Archive for the ‘Monads’ Category

Abstraction, intuition,…

Tuesday, August 26th, 2014

Abstraction, intuition, and the “monad tutorial fallacy” by Brent Yorgey.

From the post:

While working on an article for the Monad.Reader, I’ve had the opportunity to think about how people learn and gain intuition for abstraction, and the implications for pedagogy. The heart of the matter is that people begin with the concrete, and move to the abstract. Humans are very good at pattern recognition, so this is a natural progression. By examining concrete objects in detail, one begins to notice similarities and patterns, until one comes to understand on a more abstract, intuitive level. This is why it’s such good pedagogical practice to demonstrate examples of concepts you are trying to teach. It’s particularly important to note that this process doesn’t change even when one is presented with the abstraction up front! For example, when presented with a mathematical definition for the first time, most people (me included) don’t “get it” immediately: it is only after examining some specific instances of the definition, and working through the implications of the definition in detail, that one begins to appreciate the definition and gain an understanding of what it “really says.”

Unfortunately, there is a whole cottage industry of monad tutorials that get this wrong….

It isn’t often that you see a blog post from 2009 that is getting comments in 2014!

I take the post to be more about pedagogy than monads but there are plenty of pointers to monad tutorials in the comments.

Another post mentioned in the comments that you may find useful: Developing Your Intuition For Math by Kalid Azad.

What if you ran a presentation from back to front? Started with concrete examples of your solution in action in multiple cases. Explain the cases. Extract the common paths or patterns. Then run out of time before you can repeat what everyone already knows about the area? Would that work?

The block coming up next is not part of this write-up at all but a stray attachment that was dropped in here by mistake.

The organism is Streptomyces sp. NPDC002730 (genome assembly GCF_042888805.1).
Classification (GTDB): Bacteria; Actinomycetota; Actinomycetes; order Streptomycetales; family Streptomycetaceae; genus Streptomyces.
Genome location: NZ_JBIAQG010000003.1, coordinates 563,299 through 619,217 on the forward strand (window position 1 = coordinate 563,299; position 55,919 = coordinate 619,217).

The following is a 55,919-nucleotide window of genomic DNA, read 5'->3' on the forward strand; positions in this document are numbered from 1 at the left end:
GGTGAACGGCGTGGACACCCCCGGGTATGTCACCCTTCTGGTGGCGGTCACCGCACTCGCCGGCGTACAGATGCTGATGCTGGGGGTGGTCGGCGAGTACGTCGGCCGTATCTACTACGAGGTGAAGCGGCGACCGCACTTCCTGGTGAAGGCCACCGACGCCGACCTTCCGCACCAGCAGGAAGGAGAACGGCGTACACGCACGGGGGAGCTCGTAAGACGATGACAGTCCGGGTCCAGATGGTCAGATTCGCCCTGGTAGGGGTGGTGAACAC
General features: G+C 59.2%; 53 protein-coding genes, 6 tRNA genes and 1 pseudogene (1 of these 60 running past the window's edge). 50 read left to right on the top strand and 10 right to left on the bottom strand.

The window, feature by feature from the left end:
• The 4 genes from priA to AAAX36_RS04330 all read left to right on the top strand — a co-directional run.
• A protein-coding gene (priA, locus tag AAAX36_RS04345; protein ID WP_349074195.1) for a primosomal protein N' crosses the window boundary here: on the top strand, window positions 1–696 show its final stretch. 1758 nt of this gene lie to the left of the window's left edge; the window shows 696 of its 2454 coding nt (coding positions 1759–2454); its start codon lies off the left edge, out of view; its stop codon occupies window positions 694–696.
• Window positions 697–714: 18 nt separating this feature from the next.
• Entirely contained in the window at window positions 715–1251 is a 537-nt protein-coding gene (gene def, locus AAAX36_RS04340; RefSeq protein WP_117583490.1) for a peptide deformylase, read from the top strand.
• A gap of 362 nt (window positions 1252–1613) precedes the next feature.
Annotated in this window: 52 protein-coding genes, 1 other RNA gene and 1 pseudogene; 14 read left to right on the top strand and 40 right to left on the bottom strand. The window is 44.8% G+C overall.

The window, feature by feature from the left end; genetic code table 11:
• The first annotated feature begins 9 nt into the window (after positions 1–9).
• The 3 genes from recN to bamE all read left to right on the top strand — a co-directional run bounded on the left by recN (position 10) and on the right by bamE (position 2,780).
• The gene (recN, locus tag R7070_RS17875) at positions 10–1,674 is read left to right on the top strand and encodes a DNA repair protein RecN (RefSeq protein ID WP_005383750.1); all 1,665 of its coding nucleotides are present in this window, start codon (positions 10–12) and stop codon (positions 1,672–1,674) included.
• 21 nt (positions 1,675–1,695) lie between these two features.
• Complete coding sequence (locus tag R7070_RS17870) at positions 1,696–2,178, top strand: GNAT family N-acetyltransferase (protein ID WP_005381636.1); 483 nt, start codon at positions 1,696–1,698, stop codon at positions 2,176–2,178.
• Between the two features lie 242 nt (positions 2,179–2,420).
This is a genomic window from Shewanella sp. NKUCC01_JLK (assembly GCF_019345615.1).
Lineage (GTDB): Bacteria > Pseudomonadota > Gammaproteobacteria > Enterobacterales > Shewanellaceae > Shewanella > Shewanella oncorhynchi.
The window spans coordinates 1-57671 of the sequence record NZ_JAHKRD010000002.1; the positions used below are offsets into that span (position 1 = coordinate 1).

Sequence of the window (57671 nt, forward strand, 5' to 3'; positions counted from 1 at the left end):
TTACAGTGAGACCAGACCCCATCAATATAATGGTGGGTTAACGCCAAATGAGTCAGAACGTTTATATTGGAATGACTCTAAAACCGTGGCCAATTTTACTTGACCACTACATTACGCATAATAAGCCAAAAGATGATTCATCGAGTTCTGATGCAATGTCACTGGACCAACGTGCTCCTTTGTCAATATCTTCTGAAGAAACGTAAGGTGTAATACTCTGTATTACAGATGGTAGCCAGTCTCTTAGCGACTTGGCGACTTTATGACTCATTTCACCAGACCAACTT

Saturday, May 24th, 2014

Morph – A Library of Morphisms: Monoids, Functors, and Monads by Armando Blancas.

From the webpage:


Morph is a library of Haskell-style morphisms: monoids, functors, and monads. These constructs are helpful for designing programs that are purely functional and that encapsulate the boilerplate employed by many programming techniques.


  • Implementation based on protocols and data types.
  • Predefined monoids and functors; with support for Clojure collections.
  • Monads: Identity, Maybe, Either, Reader, Writer, State, Imperative.
  • Monad Transformers: MaybeT, EitherT, ReaderT, WriterT, StateT.
  • Support for curried functions.
  • Library of generic functions for the above constructs.
  • Sample code in src/main/resources.

These constructs have a reputation of being hard to explain and even harder to understand and to apply in everyday programming. I’ve made every effort to present them as regular techniques and idioms with practical benefits. Behind their strange or fancy names, these are just functions that work on data types.

An intuition of their behavior is all that’s needed to take advantage of these functions; you may never need or want to write your own. I’m pleased with the power and simplicity these techniques have to offer and I hope you may find them useful as well.

Lowering the learning curve for using functional programming languages? Is that a bit like being able to use a compiler but not write one? Whatever drives adoption is a good thing.